The same cannot be said for his best mate and ace pilot, Kara ‘Starbuck’ Thrace. You really wouldn’t fancy going to the pub with Starbuck as you would probably end up in the brig after getting into a drunken brawl with a superior officer over a gambling debt. But she – yes, you read that right, Starbuck is a girl – is brilliant! The relationship between Starbuck and Apollo is one of the things that make you want to keep watching the show. There’s a ‘will-they-won’t-they’ thing going on that you never know whether to root for or to be horrified about (even more so than the original Starbuck and Apollo).
President of the Colonial Fleet, Laura Roslin is played by Mary McDowell. And, like Martin Sheen’s Jed Bartlett, she is the kind of tough, intelligent and thoughtful leader we’d all love the opportunity to vote for in real life. The day of the Cylon attacks, Roslin was diagnosed with terminal breast cancer adding further layers to her character –There’s the political vultures waiting to supersede her and the social and religious implications her illness brings to the story.
Gaius Baltar is the last character of note to be mentioned here and he’s an odd one alright. First things first, Baltar is a celebrity scientist (think Brian Cox meets Russell Brand) and one of the sharpest minds humanity has to offer. Before the Cylon attacks he was working with the government and unwittingly allowed his humanoid-Cylon girlfriend access to government security systems allowing her to wipe out most of humanity. He also has an imaginary friend, taking the shape of said Cylon ex-girlfriend, ‘Six’. An imaginary friend who, if we were honest, most viewers wouldn’t mind having. Is she, perhaps, the hallucination of a mad man, a guilt-induced projection, a ghost, a sacred vision from the one true God or the side-effect of a Cylon brain implant? The mystery will keep you guessing and watching. Religion is a key theme.
Most of the Humans in the show believe in a Greek style pantheon of gods and the Cylons believe in a monotheistic God – This cheeky upstart ‘God’s commandments and requirements apparently justify the genocidal attacks on the Cylon’s human creators. This was obviously supposed to strike a chord with the post 9/11 west when the series first aired in 2004. 5 years on, the shows impact is still as profound. An interesting development of the religious theme is that, at times, it helps the humans in the show identify and even bond with the humanoid Cylons – this can be seen primarily in the relationship between Gaius and Six and also between Starbuck and Cylon model 2. The Cylon’s faith humanises the inhuman; the fact that a robotic creation is able to have religious faith, until now, such a human ability creates feeling of empathy not only between characters in the show but it also allows the viewer greater insight and depth to characters, who, in lesser sci-fi ‘verses (*cough*StarWars*cough*) would just be the villainous ‘baddies’. The show leads viewers to some deep questions that will have the most un-nerdy of us arguing ad infinitum in internet fora up and down the land – Terrorism versus Freedom-fighting, what policies are acceptable in war, the treatment of prisoners, the treatment of a civilian population, Democracy versus marshal law and also asks the fundamental question of what it is to be human. These themes are bring to mind Alan Moore’s ‘V for Vendetta and Roy Batty in Blade Runner. The themes are not thrust in the faces of the viewer as political commentary. They are not ‘issues’ but just threads weaving through the story adding depth and backbone.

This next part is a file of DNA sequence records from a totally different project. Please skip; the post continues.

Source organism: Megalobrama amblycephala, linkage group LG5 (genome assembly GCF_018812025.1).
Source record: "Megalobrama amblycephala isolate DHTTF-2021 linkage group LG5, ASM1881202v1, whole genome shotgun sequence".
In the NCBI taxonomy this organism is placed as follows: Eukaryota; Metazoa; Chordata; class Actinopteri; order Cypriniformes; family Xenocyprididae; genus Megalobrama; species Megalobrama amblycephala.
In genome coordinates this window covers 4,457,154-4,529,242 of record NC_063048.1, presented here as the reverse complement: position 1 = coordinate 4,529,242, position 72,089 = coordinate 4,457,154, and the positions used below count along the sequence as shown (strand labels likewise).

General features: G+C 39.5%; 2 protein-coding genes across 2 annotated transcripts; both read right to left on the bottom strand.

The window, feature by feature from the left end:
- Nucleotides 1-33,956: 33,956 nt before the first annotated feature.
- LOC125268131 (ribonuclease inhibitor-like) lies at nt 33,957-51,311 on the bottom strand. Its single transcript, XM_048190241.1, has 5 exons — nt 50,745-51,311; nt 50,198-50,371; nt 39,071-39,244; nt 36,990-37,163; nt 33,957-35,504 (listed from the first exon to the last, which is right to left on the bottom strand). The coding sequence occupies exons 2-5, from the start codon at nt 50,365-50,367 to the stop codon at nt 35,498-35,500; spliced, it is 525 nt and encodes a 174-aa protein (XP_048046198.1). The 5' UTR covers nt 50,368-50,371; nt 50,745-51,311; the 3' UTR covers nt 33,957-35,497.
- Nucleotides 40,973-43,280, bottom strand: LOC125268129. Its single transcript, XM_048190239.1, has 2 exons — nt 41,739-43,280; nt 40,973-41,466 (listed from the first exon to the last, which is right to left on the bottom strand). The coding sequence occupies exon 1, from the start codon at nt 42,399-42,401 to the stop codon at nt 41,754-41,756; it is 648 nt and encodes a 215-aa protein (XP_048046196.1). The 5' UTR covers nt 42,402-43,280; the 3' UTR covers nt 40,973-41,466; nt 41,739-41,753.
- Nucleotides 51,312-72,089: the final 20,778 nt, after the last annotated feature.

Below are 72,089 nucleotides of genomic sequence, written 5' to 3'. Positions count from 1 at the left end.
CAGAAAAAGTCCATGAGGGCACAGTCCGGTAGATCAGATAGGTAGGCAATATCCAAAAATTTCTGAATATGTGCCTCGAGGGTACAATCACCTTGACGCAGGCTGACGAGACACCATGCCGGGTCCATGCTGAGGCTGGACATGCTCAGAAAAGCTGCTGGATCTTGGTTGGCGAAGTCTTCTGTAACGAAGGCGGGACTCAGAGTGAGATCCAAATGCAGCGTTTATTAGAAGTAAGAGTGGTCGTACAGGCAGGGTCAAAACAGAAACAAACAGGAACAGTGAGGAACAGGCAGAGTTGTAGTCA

The style of the show is hard-hitting and honest and sometimes brutal. This no-airbrushing approach was and still is refreshing. The show continues to shock and delight and surprise audiences as word of mouth recommendations and reviews gather pace. To coin a phrase, if “All this has happened before; all this will happen again”. I can’t wait for next time.